It's certainly going to depress Red Sox fans not to see Martinez celebrate homers with Holt anymore. But as Martinez noted, that's just part of the business of baseball.

"You wish him the best," Martinez said of Holt to Cotillo. "He was a character in here. He was fun to be around. You wish him the best, but that’s the business side of it."

Holt posted a farewell to Red Sox fans on Wednesday that reflected on the relationships he built in seven years in Boston that went beyond baseball for the native Texan.

That business side of baseball is something that Red Sox fans are becoming increasingly frustrated with and Holt's departure and absence from Martinez's home run celebration will only add to their growing discontent.

J.D. Martinez says players' frustrations with Astros are 'a bit too much'

J.D. Martinez says players' frustrations with Astros are 'a bit too much'

Several players around Major League Baseball have expressed their displeasure with the Houston Astros and the lack of discipline handed down to players involved in their sign-stealing scandal.

Superstars Cody Bellinger, Justin Turner, and Mike Trout are among those upset with how MLB has handled the situation. But as more and more players pile on, Boston Red Sox designated hitter J.D. Martinez just wants to put this all in the past.

Martinez shared his thoughts on the outrage around the league on Monday.

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"I understand players' frustrations and stuff like that, but I think in my opinion, it's already getting a little bit too much," Martinez said, per ESPN's Joon Lee. "We have to move past it at some point. We can't continue to talk about it. I know it's frustrating right now. People want to talk about it, this and that, but it's 2020. I think teams are aware of everything that's kind of happened.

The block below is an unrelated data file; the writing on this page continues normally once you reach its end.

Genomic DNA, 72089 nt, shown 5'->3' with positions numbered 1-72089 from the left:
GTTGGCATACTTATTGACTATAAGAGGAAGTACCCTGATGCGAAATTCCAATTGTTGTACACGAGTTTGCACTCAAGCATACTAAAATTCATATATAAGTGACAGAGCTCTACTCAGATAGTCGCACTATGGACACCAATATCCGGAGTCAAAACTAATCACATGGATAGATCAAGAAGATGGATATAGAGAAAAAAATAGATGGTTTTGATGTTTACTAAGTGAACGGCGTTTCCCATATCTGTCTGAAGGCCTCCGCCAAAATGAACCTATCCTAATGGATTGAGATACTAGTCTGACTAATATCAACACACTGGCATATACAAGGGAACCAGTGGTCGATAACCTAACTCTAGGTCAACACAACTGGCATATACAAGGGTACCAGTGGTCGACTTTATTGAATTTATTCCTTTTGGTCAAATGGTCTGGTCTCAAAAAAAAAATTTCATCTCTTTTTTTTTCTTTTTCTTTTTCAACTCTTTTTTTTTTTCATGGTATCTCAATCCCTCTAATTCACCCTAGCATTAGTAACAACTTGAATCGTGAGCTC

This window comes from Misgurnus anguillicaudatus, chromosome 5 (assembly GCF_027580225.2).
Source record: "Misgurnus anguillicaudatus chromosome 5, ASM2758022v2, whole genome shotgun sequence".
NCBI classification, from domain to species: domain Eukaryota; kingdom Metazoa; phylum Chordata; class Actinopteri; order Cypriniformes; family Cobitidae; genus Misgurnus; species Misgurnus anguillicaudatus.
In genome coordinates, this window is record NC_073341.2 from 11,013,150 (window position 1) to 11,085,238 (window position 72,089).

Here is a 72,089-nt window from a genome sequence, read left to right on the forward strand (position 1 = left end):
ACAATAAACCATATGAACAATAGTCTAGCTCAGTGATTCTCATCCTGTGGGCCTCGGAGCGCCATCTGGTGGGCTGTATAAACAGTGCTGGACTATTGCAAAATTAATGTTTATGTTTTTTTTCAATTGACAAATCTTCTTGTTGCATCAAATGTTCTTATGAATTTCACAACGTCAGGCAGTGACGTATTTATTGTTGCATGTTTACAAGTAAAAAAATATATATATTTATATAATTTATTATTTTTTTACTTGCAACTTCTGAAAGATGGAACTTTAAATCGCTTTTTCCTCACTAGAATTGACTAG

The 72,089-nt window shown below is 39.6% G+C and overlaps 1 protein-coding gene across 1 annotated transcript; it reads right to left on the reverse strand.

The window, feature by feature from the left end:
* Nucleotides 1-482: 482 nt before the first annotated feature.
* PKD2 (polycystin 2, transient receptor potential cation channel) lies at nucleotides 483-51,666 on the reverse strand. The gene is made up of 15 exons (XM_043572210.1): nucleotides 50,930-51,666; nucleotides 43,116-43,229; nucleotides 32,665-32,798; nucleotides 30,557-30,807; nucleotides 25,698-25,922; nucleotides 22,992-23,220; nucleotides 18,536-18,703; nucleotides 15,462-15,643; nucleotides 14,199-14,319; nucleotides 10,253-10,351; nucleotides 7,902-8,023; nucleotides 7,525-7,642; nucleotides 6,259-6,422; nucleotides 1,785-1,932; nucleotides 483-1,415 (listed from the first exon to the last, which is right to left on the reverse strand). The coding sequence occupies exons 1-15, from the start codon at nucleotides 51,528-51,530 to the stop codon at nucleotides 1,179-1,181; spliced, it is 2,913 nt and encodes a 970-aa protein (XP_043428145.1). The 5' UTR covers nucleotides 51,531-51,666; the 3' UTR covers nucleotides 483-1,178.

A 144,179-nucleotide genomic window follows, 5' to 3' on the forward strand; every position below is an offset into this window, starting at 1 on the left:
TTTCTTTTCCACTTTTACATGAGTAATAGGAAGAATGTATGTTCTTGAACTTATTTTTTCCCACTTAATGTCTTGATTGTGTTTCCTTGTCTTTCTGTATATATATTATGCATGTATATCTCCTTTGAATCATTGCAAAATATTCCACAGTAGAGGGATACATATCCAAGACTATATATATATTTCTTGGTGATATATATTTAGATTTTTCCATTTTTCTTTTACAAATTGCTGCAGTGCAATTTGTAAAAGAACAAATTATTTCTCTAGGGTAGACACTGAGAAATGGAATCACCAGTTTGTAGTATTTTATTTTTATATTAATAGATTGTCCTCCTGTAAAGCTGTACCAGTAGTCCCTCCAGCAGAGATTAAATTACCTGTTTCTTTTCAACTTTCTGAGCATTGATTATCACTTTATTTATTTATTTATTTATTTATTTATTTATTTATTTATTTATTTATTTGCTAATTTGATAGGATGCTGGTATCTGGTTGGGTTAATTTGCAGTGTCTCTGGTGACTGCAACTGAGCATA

"... From here on out, it's going to be a different message in the clubhouses and a different environment with people, like steroids. The punishments were so harsh that people weren't going to attempt to think about doing anymore. I think it will get to that point."

Martinez also believes MLB commissioner Rob Manfred granting players immunity in exchange for information on the scandal was the right move.

"If it weren't for players talking and getting that immunity, I don't think no one would have ever have said anything," Martinez said.

A member of the Astros from 2011-13, Martinez was teammates with two-time MVP Jose Altuve, who's at the center of Houston's scandal.

As a result of MLB's investigation, the Astros were penalized with a $5 million fine and both manager A.J. Hinch and general manager Jeffrey Luhnow received one-year suspensions. Hinch and Luhnow were fired shortly afterward.

Alex Cora's two-year tenure as Red Sox manager came to an end after MLB's report named him as a central figure in the scandal while he served as the Astros bench coach in 2017.

Altuve, Alex Bregman, and other players involved have since apologized for their actions, though the sincerity of those apologies has been questioned.

As much as Martinez wants to move on, it's unlikely this mess will be cleaned up any time soon.